8 Types of Cockroaches Found in the Home

Close-up of a single cockroach

When a cockroach scurries across your kitchen floor, you probably don’t ask, “What type of roach was that?” But knowing the eight most common types of cockroaches can help you determine what control method to use. Identifying the type of cockroach can also help you address health risks and figure out where roaches are hiding in your home.

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A single roach doesn’t mean you have an infestation, as not all cockroaches can live long indoors. 

But if you spot an American or German cockroach, you may want to call a pest control company and request an inspection. 

8 Types of Cockroaches

We’ve compiled a list of the eight types of cockroaches commonly found in the home. Match the pictures to the type of roach to determine the health risk to your family and what steps to take to get rid of them. 

1. German cockroach

German cockroach
German cockroach / Sarah Camp / CC BY-ND 2.0

German cockroaches are about 1/2-inch long, light brown, and have two vertical black stripes behind their heads. The adults have wings but rarely fly. German cockroach nymphs look like adults but are darker, smaller, and have no wings 

Where they hide: These cockroaches thrive in moist, warm areas in the kitchen or bathroom. They hide in cracks and crevices near cabinets, pantries and under stoves, refrigerators, and dishwashers.

Control tips: After dark, use a flashlight to find out where German cockroaches scatter and hide. Apply household insecticide sprays directly to the hiding place. The University of Illinois Extension and Outreach recommends baits, such as hydramethylnon (Combat, Maxforce) and setting traps. 

2. American cockroach

American cockroach / Gary Alpert / CC BY-SA 3.0

The American cockroach, sometimes called a palmetto bug, is about 1-1/2 to 2 inches long with antennae just as long. They’re shiny, reddish-brown with a yellow band directly behind the head. Adult American cockroaches have wings and will occasionally fly, however they prefer to scurry. 

Where they hide: American cockroaches typically live outdoors, but they can move inside. These roaches prefer warm, moist, humid environments, but they can tolerate drier areas if they have access to water.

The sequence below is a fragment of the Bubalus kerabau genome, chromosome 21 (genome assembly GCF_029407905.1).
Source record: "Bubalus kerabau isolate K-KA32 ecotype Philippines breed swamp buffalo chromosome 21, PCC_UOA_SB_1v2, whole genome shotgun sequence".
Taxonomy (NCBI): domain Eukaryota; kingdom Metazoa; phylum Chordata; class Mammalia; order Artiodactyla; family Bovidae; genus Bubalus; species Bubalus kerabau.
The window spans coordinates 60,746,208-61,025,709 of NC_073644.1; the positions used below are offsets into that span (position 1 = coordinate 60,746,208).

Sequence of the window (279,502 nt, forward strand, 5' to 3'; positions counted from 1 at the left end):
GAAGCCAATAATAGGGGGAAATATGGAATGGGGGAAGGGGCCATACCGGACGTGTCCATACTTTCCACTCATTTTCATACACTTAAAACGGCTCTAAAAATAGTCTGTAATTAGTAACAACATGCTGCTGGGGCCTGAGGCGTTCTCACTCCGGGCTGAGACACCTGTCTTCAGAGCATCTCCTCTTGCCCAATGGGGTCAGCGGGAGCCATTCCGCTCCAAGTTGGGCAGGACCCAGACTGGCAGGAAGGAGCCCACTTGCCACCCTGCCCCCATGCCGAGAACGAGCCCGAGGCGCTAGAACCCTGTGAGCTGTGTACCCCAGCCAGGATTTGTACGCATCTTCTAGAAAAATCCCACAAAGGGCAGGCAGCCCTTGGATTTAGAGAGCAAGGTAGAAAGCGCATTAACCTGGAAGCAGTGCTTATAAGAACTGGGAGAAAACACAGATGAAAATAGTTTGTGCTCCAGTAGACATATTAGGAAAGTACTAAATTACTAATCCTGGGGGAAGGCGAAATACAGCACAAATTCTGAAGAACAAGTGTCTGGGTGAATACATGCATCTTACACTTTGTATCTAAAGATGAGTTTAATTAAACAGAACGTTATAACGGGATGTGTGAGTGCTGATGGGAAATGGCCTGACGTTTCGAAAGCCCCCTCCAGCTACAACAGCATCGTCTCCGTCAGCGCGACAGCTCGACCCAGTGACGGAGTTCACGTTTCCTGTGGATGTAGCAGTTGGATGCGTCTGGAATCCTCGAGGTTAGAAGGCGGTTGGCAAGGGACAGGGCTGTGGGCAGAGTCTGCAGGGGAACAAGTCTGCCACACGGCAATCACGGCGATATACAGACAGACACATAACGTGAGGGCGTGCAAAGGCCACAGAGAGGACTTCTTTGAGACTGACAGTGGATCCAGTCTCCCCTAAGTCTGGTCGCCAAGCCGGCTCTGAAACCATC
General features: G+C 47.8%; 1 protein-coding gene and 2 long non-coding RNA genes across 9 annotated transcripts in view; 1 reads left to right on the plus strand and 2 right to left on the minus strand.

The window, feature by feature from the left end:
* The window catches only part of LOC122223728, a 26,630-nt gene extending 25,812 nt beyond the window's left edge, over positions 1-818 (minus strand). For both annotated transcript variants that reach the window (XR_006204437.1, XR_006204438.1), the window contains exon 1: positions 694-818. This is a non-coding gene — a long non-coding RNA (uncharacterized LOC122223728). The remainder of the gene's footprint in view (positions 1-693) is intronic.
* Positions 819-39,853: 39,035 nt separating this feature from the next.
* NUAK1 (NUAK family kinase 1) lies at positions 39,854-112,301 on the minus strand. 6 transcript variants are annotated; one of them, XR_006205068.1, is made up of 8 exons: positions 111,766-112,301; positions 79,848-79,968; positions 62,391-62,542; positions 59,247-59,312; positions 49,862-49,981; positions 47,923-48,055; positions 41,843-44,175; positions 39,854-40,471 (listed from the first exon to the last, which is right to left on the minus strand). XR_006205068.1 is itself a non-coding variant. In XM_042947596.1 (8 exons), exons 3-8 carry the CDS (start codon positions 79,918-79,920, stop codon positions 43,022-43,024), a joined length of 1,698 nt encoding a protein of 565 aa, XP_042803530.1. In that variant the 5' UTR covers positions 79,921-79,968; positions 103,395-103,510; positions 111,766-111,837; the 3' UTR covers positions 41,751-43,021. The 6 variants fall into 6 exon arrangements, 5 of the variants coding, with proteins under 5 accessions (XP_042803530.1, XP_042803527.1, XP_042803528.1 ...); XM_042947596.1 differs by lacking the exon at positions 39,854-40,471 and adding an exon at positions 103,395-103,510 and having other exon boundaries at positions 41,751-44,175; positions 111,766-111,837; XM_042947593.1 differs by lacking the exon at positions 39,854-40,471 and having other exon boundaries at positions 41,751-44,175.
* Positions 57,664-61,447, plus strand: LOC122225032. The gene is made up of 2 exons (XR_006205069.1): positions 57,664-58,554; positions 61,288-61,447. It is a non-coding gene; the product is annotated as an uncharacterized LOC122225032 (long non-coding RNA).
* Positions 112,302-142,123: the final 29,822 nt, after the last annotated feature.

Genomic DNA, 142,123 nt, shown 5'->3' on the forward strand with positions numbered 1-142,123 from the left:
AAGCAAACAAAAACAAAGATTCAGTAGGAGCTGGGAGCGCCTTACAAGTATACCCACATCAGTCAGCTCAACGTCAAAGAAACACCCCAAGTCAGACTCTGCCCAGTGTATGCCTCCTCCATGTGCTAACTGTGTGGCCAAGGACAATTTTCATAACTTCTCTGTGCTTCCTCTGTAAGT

They seek out areas where food is stored or prepared. These roaches are a nuisance and health concern in restaurants, grocery stores, and bakeries. American cockroaches often infest kitchens, sewers, basements, or crawl spaces. 

Control tips: Caulk all cracks and crevices in your home. You may also want to install door sweeps to prevent these roaches from crawling under doorways. Outside, remove dead leaves and rake mulch away from your home. 

3. Oriental cockroach

Oriental Cockroach
Oriental cockroach / Matt Reinbold /  CC BY-SA 2.0

The Oriental cockroach is dark brown to black, and often has wings. It feeds on garbage and decaying material, and has a pungent odor.  

Where they hide: These cockroaches are often called “water bugs” because they prefer cool, damp, and dark spaces. They thrive in sewer drains, crawl spaces, basements, and cellars. They also set up camp near leaky pipes and faucets and under refrigerators and sinks. 

Control tips: Keep these water bugs from coming out of drains and remove their food supply. How to do this: Repair leaks or plumbing problems as soon as they arise, and store food in pest-proof containers. Monitor attractive areas, like under sinks or refrigerators, and use baits to control cockroach populations. Caulk any cracks and crevices and install door sweeps. 

4. Brown-banded cockroach

Brown-banded cockroaches
Brown-Banded Cockroaches / CDC / Public Domain

Adult male brown-banded cockroaches are about 1/2-inch long, light brown, and have fully developed wings. When disturbed, adult males will take flight. The adult females are shorter and rounder than the males, with wings that don’t cover their abdomen. 

Where they hide: These roaches prefer warm, dry spaces, such as on the upper walls of cabinets and inside pantries, closets, and dressers. You’ll often find them behind picture frames, beneath tables and chairs, and inside clocks, door frames, radios, and light switches. They prefer to stay far away from water sources. 

Control tips: Place sticky traps where you suspect these cockroaches are hiding, such as near a wall or in the corner of the floor, shelf, or drawer. You also can treat the areas with baits containing hydramethylnon, fipronil, sulfluramid, boric acid, or abamectin. Target areas where the traps have collected cockroaches.

5. Wood cockroach